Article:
14ymedio, Havana, November 4, 2023 — On Friday, the second day of the Cuban Journalists Union (Upec) congress, the leitmotiv was the word ’crisis’. Crisis of the “socialist press model,” economic crisis of the media and, of course, the deep depression of salaries, the delegates enumerated. The solution to get out of the financial quagmire: “open the doors to advertising and sponsorship.”
If the first part of the event was supervised by Rogelio Polanco, head of the Ideological Department of the Communist Party, the second – where more delicate issues were debated – required the supervision of its first secretary — and the Island’s president– Miguel Díaz-Canel. The relationship of dependence between the political body and the official press has been emphasized, like a mantra, in all the meetings of the congress.
Ricardo Ronquillo – ratified this Friday as president of Upec – defined the problems that his organization will have to confront from now on, and the role it intends to assume in Cuban society. His plan is to “conceive the media as a control mechanism in the absence of the credibility that affects the sector” and launch “professional reorientation courses due to the exodus of human resources.”
Ronquillo promised Díaz-Canel that, in his search for financial oxygen, the “economic character and the symbolic character” of the press would not come into contradiction
In a context in which “the media lost their economic management,” Ronquillo promised Díaz-Canel that, in his search for financial oxygen, the “economic character and the symbolic character” of the press would not come into contradiction, that is, its loyalty to the regime and its fidelity to the vision of the world as directed from the Party.
The key to success, suggested Jorge Legañoa, vice president of Upec, is to bring local newspapers to the “multimedia scheme,” an idea that Randy Alonso had already raised this Friday, using as an example his own Multimedios Ideas project (which covers Cubadebate, Mesa Redonda [the ‘Roundtable’ TV program], Con Filo and other propaganda spaces).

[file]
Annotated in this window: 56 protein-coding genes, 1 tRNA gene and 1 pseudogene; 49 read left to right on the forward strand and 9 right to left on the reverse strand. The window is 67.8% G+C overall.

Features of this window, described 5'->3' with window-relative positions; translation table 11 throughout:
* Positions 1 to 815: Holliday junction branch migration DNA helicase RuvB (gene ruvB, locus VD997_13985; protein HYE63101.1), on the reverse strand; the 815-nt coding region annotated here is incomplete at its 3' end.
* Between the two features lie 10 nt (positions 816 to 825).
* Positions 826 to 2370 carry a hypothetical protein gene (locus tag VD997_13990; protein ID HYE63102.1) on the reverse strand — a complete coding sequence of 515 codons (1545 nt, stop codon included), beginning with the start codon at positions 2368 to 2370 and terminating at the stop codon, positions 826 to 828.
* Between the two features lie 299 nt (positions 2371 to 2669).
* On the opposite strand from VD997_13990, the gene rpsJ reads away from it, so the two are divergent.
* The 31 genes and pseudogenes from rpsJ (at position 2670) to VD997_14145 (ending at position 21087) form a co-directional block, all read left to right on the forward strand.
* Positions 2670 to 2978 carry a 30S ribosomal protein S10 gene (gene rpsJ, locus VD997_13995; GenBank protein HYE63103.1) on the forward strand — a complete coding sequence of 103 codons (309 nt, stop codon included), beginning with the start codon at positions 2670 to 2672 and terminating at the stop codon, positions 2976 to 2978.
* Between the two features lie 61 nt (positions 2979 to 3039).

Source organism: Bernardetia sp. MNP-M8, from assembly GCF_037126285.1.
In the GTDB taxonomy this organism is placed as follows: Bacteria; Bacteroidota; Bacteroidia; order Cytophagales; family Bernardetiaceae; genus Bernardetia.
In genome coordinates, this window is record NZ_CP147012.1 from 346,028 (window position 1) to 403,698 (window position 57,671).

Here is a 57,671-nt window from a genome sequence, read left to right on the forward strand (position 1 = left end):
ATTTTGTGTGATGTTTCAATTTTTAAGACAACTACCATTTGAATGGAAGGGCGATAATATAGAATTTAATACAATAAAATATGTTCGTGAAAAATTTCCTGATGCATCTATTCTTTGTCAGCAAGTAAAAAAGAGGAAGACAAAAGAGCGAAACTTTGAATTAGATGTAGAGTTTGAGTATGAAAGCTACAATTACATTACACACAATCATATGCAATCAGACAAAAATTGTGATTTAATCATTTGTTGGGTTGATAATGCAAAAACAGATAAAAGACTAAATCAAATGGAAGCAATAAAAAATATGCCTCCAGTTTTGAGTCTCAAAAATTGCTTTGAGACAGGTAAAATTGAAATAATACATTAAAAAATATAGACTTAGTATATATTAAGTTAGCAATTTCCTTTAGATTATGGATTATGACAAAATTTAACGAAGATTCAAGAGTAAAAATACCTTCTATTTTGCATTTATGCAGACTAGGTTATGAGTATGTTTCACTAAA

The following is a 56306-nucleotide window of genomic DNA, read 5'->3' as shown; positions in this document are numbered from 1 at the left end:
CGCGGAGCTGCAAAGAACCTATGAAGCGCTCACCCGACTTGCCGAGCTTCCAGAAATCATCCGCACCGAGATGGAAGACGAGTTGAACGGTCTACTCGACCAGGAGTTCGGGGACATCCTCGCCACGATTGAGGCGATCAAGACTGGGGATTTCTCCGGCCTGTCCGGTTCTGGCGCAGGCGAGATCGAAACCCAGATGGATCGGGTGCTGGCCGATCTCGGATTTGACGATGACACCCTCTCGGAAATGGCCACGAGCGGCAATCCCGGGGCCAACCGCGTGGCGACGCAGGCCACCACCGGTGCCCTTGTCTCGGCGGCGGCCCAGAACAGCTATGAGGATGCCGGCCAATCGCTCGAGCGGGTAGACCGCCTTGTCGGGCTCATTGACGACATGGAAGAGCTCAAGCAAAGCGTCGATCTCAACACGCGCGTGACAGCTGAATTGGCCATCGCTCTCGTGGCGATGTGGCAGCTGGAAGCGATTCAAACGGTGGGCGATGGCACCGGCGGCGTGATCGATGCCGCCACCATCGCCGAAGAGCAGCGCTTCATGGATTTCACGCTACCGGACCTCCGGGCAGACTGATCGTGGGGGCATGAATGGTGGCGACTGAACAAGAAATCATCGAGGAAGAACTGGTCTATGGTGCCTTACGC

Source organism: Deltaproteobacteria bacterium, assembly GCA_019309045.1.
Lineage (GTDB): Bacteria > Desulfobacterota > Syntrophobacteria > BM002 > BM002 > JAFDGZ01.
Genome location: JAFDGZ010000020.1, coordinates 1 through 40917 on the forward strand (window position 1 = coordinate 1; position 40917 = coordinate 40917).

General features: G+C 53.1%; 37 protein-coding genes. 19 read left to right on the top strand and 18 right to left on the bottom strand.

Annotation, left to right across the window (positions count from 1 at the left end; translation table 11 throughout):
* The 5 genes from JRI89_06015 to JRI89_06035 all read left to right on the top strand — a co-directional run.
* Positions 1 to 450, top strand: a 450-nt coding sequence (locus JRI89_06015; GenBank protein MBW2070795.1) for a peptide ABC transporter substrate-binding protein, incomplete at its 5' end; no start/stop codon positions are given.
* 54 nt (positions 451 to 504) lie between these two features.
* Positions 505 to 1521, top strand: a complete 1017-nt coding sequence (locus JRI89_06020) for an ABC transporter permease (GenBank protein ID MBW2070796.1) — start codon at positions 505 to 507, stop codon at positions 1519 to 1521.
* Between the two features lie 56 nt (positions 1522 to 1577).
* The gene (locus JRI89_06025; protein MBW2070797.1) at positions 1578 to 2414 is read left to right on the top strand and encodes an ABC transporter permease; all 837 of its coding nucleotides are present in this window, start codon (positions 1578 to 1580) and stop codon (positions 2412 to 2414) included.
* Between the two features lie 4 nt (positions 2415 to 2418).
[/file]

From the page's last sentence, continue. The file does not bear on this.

Official journalism must be converted into a “content factory,” Legañoa stressed, in line with the Government’s policy and faithful to its function of “self-regulating” the country’s conscience, thus guaranteeing “popular control.”
However, the Upec plan will be an “experiment,” warned Ariel Terrero, another of its vice presidents, and will be above all an attempt at economic change, not an ideological opening. Hence, the motto of the event – ”changes yes, revolutionary changes” – is aimed, above all, at reassuring those who still “resist the change” in the organization, and maintain “persistent doubts about the scope of the transformation and the steps of the process.”
Before the Revolution it was very difficult for a Cuban to emigrate,” he added, in response to complaints about the exodus of journalists.
The official press is the great misfit in the “age of digital convergence.” Where all the newspapers in the world operate naturally on the Internet, in Cuba we still think “analogically” and slowly, lamented Ana Teresa Badía, from the International Institute of Journalism.
As expected, Díaz-Canel’s closing speech revolved around the formula that “with journalism we must make a revolution.” He was not too enthusiastic about the economic “experiment” of transmediality and reminded those present that Cuba is immersed in a “complex situation, from which journalists cannot escape.” “There are no magic solutions,” he concluded, insisting, of course, that “you have to work very hard.”
“Before the Revolution it was very difficult for a Cuban to emigrate,” he added, in response to complaints about the exodus of journalists, although, he said, he preferred to talk about those who “stay and conceive their life project in Cuba and continue to defend it.”
The essential question, before asking for initiatives to be generated, said the president, is “how to manage the means so that they contribute more,” and only then “increase salaries.” At the end of a speech that was emptier in content than usual, Díaz-Canel could only resort to one of his oldest slogans: “I trust in creative resistance.”
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